Some lawyers are taking more than inspiration from their American counterparts, they are taking advice. Hugh Ward, a partner in a Dublin, Ireland, law firm that has filed preliminary court documents on behalf of more than 50 cancer patients who are former smokers, this week invited attorneys who were involved in the US battles to a meeting in Dublin.
"Rather than reinvent the wheel, we will follow their example," Mr. Ward says. Others got the idea in a more roundabout way. Gustavo Cirac, a lawyer in Barcelona, Spain, was inspired by his victory in a case on behalf of a pig farmer who sued his local electricity company when 100 of his animals suffocated in their sties during an unannounced power cut.
"We won because the company did not warn the farmer of the power cut," Mr. Cirac says. "To my mind, it is exactly the same situation when a cigarette company does not warn smokers that they are selling them death." Health warnings were first printed on Spanish cigarette packs only in the 1980s, and still carry no notice of cigarettes' addictive properties.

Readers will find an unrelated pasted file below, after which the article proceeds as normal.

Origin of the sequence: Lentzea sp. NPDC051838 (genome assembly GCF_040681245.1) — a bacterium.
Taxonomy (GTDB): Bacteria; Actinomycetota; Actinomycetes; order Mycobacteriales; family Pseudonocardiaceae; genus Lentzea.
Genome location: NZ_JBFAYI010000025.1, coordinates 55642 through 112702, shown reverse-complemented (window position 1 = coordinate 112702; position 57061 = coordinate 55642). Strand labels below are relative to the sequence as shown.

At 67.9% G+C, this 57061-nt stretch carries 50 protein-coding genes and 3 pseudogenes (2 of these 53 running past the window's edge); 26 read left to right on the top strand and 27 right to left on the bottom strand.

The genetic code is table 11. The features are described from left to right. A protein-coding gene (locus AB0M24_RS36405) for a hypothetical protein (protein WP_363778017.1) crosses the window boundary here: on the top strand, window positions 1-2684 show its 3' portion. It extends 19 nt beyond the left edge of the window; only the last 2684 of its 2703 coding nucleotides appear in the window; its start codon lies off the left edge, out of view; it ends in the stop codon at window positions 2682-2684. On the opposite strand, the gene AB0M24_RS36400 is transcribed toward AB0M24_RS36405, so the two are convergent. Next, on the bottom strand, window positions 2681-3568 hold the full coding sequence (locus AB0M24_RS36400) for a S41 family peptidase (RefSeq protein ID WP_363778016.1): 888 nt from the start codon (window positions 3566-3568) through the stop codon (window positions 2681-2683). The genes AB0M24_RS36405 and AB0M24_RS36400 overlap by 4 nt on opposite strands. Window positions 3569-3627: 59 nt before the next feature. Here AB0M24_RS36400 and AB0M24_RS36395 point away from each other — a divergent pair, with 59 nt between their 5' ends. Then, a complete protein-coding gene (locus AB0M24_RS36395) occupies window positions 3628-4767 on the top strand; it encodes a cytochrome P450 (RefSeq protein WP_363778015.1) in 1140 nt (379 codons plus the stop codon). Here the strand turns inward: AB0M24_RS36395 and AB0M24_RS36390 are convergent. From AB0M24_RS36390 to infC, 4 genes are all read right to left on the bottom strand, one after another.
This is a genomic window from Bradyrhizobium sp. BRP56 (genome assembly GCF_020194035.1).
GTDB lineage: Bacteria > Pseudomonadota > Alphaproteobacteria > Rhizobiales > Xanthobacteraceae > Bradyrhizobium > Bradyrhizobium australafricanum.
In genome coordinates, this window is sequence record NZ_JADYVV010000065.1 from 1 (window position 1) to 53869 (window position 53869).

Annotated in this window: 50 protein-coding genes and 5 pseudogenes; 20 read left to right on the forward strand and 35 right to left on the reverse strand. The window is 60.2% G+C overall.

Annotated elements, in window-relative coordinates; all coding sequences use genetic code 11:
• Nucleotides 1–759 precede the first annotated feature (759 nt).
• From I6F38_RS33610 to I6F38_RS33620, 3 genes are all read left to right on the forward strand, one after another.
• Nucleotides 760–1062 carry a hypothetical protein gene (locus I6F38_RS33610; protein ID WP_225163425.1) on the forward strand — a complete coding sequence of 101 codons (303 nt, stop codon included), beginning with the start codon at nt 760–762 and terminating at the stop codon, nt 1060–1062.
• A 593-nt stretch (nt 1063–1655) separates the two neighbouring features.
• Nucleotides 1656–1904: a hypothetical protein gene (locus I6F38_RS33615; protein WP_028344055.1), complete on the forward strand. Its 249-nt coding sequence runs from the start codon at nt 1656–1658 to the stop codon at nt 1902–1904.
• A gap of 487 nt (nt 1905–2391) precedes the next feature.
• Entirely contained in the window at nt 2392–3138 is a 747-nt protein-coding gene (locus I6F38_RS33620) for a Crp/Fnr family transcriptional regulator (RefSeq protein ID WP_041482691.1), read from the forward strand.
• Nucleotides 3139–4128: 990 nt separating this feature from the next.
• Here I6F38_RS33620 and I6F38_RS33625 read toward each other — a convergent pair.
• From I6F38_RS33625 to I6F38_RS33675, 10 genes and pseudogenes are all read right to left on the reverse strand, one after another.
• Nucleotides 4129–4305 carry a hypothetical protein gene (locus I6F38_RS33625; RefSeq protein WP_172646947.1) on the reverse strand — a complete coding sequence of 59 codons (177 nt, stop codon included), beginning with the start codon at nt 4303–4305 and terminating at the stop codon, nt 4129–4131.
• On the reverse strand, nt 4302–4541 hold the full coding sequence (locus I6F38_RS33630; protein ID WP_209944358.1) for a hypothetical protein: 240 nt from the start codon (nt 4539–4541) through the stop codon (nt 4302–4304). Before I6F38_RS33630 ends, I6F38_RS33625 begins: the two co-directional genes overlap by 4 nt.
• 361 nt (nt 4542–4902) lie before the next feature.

Cirac's argument that tobacco firms did not warn consumers of the dangers of smoking is common to most of the suits currently under way in Europe, based on product-liability law.
Suits against Philip Morris, R.J. Reynolds, British American Tobacco (BAT), Rothmans, Seita, and other tobacco companies are currently under way or under preparation in France, Spain, Ireland, Germany, Finland, and Norway, among other countries.
"The defendants are the same, their lies are the same, the proceedings are alike," says Erkk Aurejarvi, a Finnish lawyer who has been fighting a case in the Helsinki courts against BAT and R.J. Reynolds for 11 years.
But significant differences in law and custom between Europe and the US make it harder for European smokers to seek redress from the tobacco industry. In Britain, for example, a plaintiff must pay the defendant's legal costs if he loses his suit. That deters most people from suing tobacco companies, whose costs would ruin any ordinary individual. In Germany, the rules governing discovery make it much harder than it is in America for plaintiffs' lawyers to get access to company documents.